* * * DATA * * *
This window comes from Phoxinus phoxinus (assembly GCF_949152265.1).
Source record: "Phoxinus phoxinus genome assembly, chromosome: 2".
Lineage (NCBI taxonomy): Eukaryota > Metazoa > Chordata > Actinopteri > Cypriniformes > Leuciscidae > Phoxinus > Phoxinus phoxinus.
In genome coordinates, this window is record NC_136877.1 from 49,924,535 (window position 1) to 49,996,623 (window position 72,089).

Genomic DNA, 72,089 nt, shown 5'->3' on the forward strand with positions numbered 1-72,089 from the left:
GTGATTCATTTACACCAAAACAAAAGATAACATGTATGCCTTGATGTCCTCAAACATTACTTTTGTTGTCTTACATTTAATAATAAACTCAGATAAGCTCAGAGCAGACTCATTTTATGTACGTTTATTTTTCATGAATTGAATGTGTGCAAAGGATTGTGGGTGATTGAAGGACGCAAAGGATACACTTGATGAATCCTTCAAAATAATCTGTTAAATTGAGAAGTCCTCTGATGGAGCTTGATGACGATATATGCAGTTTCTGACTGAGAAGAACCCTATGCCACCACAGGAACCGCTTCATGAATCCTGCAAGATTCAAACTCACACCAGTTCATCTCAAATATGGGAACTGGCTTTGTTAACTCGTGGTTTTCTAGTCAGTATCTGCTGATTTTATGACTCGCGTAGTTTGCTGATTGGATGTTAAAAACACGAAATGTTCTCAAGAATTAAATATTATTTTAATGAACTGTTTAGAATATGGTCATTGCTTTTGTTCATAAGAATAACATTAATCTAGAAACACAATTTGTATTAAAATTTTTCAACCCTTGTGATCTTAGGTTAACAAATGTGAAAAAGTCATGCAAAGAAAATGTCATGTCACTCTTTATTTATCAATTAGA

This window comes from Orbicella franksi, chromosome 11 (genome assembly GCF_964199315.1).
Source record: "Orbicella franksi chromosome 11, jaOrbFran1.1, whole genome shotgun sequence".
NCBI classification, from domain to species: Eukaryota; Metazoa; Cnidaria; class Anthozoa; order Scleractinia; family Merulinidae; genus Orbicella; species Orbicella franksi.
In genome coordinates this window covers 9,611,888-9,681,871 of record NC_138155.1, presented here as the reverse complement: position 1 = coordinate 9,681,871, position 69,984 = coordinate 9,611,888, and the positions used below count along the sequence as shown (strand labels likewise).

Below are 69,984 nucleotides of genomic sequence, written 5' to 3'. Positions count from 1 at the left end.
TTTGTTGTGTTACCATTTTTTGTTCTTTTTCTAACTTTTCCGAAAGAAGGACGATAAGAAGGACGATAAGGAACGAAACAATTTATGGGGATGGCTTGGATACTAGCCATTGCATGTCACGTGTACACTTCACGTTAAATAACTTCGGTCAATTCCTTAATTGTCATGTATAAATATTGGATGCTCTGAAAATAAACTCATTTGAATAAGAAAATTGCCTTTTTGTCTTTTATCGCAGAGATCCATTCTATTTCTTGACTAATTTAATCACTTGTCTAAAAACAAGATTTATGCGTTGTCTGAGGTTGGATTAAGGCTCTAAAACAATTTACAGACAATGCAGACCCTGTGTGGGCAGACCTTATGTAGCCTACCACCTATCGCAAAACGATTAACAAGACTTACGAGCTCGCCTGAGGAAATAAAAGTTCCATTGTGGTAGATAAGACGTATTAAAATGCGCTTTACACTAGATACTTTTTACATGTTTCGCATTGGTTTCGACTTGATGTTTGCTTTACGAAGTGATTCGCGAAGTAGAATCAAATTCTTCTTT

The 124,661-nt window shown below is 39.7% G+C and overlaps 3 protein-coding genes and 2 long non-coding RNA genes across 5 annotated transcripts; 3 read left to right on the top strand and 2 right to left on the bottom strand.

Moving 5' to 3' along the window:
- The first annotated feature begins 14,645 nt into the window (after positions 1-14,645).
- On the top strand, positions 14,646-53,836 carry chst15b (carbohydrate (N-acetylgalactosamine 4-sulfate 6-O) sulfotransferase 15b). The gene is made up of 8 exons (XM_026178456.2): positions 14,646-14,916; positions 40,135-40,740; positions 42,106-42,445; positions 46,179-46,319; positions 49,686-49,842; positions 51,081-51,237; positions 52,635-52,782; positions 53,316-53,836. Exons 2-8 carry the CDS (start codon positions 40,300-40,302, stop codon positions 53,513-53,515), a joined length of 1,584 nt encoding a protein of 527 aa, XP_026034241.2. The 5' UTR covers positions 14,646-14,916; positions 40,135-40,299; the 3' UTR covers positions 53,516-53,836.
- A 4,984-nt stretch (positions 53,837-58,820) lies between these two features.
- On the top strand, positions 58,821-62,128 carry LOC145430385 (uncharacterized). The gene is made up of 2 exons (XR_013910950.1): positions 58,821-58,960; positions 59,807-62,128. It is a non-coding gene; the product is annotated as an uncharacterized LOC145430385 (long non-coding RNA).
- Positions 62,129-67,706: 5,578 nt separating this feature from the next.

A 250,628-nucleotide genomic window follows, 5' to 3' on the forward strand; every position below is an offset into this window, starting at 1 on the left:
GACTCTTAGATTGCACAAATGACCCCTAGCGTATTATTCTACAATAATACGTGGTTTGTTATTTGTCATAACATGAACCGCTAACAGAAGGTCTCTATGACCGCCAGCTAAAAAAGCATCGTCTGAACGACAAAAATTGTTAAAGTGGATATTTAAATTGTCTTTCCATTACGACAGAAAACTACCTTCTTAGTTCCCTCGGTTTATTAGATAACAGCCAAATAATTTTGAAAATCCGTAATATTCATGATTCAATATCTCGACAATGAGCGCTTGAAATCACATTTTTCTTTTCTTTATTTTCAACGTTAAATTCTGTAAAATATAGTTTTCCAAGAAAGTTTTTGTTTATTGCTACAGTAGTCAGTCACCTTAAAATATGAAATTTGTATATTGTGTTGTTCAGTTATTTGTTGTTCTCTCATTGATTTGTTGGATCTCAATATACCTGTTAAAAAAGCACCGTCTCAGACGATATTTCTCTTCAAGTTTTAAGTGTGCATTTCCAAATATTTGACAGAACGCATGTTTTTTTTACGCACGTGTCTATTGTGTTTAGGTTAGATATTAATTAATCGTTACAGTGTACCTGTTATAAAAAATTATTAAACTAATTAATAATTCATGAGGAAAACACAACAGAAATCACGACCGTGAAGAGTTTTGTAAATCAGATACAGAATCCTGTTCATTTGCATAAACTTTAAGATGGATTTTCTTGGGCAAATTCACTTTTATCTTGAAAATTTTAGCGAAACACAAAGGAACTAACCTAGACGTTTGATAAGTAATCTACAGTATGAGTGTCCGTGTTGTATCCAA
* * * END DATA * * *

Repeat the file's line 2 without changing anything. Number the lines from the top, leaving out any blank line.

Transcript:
Source record: "Phoxinus phoxinus genome assembly, chromosome: 2".